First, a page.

CAMP - Computer Aided Music Production
CAMP is a music composition project that attempts to solve some fun problems:
- How do we teach a computer to be a cybernetic extension of a songwriter or composer?
- How can we buck the trend of non-listenable computer music by mixing in lots of interesting tricks from music theory and songwriting?
- How do we teach computers to play jazz?
- Are there better ways for describing a performance in ASCII than music notation?
- What would 'music as code' (see "infrastructure as code") look like?
Many of these things are obviously ambitious. CAMP is an ever-evolving project, but it is also a set of building blocks that are usable for realtime music and theory work now. As such, it can create smaller things along the way.
Get a VST/AU soft synth, a machine with Python on it, and let's dig in.
See the examples/ directory for lots of fun stuff!
Stage 1 (mostly complete):
- a python-based, intuitive music theory library, enabling "music as code"
- an implementation that makes sense musically, that uses musical terms and higher level objects where needed to make things easy to follow
- scale awareness at the forefront with ability to use roman numeral notation for chords, etc
- a library suitable as a basis for theory-backed algorithmic composition programs
- tools that enable composition at faster speeds, inspired by trackers but evolved from them
Stage 2 (now in progress):
- a friendly entry format for rapid transcription of scores across multiple tracks, inspired by classic step sequencers, and usuable by non-programmers
- inspirations: the Elektron Monomachine, the Sequentix Cirklon, etc.
- a way to allow randomness and chaos to influence the compositions
- easy to describe automation of synth parameters (filter cutoffs, wub wub, etc)
Stage 3 (next up, and mostly unrelated!):
- a system that can represent a mesh network of improvising but conducted "musicians"
- a library of usable mutators to slice, dice, and evolve musical patterns
- inspirations: Real life Jazz, the Reactable at the Museum of the Science and Industry, etc
- endless-composition genre-shifting program suitable for never ending songs that also remain interesting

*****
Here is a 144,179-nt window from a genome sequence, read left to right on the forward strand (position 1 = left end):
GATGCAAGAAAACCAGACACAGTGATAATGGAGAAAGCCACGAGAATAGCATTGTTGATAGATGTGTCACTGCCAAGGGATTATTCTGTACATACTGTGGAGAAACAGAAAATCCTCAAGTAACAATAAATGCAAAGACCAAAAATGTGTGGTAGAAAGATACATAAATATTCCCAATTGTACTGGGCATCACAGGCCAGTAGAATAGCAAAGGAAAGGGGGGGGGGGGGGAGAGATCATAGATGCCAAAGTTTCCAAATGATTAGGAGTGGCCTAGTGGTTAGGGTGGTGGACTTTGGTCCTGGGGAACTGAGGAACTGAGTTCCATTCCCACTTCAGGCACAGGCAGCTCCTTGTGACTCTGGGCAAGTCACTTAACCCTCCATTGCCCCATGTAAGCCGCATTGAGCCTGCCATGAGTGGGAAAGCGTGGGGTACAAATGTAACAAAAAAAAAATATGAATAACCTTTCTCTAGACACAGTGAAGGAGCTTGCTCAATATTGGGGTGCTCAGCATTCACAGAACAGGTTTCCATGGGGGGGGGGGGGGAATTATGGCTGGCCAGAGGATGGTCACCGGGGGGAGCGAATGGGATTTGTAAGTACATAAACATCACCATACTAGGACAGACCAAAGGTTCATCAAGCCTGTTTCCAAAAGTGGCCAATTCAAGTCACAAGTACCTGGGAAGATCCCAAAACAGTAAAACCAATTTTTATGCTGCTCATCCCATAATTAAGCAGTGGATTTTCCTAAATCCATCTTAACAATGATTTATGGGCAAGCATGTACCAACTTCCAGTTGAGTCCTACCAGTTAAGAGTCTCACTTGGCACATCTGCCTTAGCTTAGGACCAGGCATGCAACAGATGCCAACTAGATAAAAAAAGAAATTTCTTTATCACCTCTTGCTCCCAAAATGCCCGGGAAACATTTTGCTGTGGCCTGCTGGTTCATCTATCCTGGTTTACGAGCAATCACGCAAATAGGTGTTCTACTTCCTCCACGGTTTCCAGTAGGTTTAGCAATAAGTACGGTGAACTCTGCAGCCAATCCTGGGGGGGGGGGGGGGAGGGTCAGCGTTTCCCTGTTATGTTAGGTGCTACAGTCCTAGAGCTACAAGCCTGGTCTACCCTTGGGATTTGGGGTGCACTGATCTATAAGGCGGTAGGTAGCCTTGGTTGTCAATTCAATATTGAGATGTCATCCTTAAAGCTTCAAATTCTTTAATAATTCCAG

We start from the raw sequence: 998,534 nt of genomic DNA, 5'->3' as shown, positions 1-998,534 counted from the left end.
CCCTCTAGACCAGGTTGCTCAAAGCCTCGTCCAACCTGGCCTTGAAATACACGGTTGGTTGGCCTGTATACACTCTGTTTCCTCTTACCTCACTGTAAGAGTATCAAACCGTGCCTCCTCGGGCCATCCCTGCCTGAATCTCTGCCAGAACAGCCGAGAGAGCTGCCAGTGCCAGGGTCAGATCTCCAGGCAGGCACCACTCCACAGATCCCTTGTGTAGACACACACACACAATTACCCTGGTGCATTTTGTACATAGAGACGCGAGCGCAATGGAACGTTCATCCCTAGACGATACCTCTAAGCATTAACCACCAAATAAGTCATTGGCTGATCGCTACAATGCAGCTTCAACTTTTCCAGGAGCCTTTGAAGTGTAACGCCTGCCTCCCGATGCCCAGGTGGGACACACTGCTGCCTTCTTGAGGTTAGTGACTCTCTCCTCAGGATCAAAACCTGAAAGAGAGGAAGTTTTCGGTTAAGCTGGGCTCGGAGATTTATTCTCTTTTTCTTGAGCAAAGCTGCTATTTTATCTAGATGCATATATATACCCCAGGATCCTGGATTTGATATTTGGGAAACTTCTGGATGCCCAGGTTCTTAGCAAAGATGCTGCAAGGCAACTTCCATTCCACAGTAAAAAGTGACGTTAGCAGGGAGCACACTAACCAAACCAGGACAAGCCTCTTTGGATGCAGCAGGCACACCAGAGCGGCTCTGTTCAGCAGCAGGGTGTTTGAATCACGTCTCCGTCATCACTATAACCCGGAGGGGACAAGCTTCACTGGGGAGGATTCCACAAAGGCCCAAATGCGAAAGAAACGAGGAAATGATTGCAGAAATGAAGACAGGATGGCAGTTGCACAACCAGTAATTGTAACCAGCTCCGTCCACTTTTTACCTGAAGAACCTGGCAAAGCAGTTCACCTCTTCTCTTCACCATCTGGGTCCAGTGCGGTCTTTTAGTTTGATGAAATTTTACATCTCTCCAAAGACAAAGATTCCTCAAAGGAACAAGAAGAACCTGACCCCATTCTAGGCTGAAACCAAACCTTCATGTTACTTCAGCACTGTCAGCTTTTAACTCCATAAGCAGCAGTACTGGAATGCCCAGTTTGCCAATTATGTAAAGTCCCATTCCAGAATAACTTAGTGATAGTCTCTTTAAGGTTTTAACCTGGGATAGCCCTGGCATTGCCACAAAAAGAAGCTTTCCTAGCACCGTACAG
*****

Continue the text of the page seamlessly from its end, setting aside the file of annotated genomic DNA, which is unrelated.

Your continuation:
- easy to understand code
- ease of setup
- making it really easy to extend the code and add plugins
- some independence from low level MIDI implementations, so we're not dependent on some library continuing to work, but enable both realtime MIDI, MIDI output, and notation
These features might not all be used at the same time or even be 100% compatible, but will grow and evolve out of a common base.
If you want to get involved with the project, we have a Google Group.
On topic: Ideas, Code discussions, Troubleshooting, Bug Reports, Sharing things you've built with CAMP, Q&A.
- tests/band.py mostly explains the low level API (notes, chords, etc)
- The examples/ directory probably explain the high level API
- API is super subject to change.
- Contributors should join the mailing list at https://groups.google.com/forum/#!topic/camp-python-music - to avoid frustration, duplicate work, and API breakage, I highly suggest talking about what you are going to be doing it.
- The issue tracker is disabled. Fix something via a pull request or ask a question on the mailing list.
- If you use CAMP for something interesting, I'd love to hear about it, let me know!
Setup: OS X
It's recommended you target some soft synths running inside a Digital Audio Workstation program (DAW) or standalone.
Initial testing in the early days of this program were done against Native Instrument's Absynth and Reaper. These are prety friendly to set up MIDI wise.
For the program itself, software dependencies:
# first setup homebrew brew install python3 pip3 install -r requirements.txt
Open "Audio/MIDI Setup" on OS X, pick "Window / Open MIDI Studio" and click on the IAC Driver Block. Pick "Enabled" and make sure there are some MIDI ports there.
To make sure CAMP is using the right bus, run the following:
PYTHONPATH=. python3 examples/00_ports_and_setup.py
Which will explain how to select a different bus if needed, and will make sure you are using the right one.
If you skip the IAC step the tests may fail.
If your IAC driver is not the SECOND MIDI port, the system may also fail. This is because things take a port number. I need to make this read in via en environment variable. Short term, hack camp/playback/realtime.py if this doesn't work, and change this line:
If you are using Logic, Logic is by default idiotic when it comes to MIDI and multi-track recording. In Logic X, go to File > Project Settings > Recording and be sure the "Auto Demix" option is checked. Then, one each channel strip, assign a MIDI channel that is not "ALL". You will then want to arm all tracks for recording before running the program.
If you have problems with this step (or want to share Windows/Linux tips), stop by the mailing list!
- CAMP is written by Michael DeHaan ([email protected])